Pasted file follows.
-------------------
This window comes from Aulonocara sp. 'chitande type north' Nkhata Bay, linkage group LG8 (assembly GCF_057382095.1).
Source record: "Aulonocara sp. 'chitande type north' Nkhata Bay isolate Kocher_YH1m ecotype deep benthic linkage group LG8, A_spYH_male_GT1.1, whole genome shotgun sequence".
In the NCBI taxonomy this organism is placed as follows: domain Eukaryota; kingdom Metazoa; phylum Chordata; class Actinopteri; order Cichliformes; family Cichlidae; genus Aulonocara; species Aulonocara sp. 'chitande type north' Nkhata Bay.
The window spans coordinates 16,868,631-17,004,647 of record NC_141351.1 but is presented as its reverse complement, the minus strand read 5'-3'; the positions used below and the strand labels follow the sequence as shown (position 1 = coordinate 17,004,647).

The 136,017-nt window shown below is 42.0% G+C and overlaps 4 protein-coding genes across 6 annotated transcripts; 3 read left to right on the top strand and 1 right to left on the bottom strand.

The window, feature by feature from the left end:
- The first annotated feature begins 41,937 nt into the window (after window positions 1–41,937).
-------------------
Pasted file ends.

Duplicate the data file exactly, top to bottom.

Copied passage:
This window comes from Aulonocara sp. 'chitande type north' Nkhata Bay, linkage group LG8 (assembly GCF_057382095.1).
Source record: "Aulonocara sp. 'chitande type north' Nkhata Bay isolate Kocher_YH1m ecotype deep benthic linkage group LG8, A_spYH_male_GT1.1, whole genome shotgun sequence".
In the NCBI taxonomy this organism is placed as follows: domain Eukaryota; kingdom Metazoa; phylum Chordata; class Actinopteri; order Cichliformes; family Cichlidae; genus Aulonocara; species Aulonocara sp. 'chitande type north' Nkhata Bay.
The window spans coordinates 16,868,631-17,004,647 of record NC_141351.1 but is presented as its reverse complement, the minus strand read 5'-3'; the positions used below and the strand labels follow the sequence as shown (position 1 = coordinate 17,004,647).

The 136,017-nt window shown below is 42.0% G+C and overlaps 4 protein-coding genes across 6 annotated transcripts; 3 read left to right on the top strand and 1 right to left on the bottom strand.

The window, feature by feature from the left end:
- The first annotated feature begins 41,937 nt into the window (after window positions 1–41,937).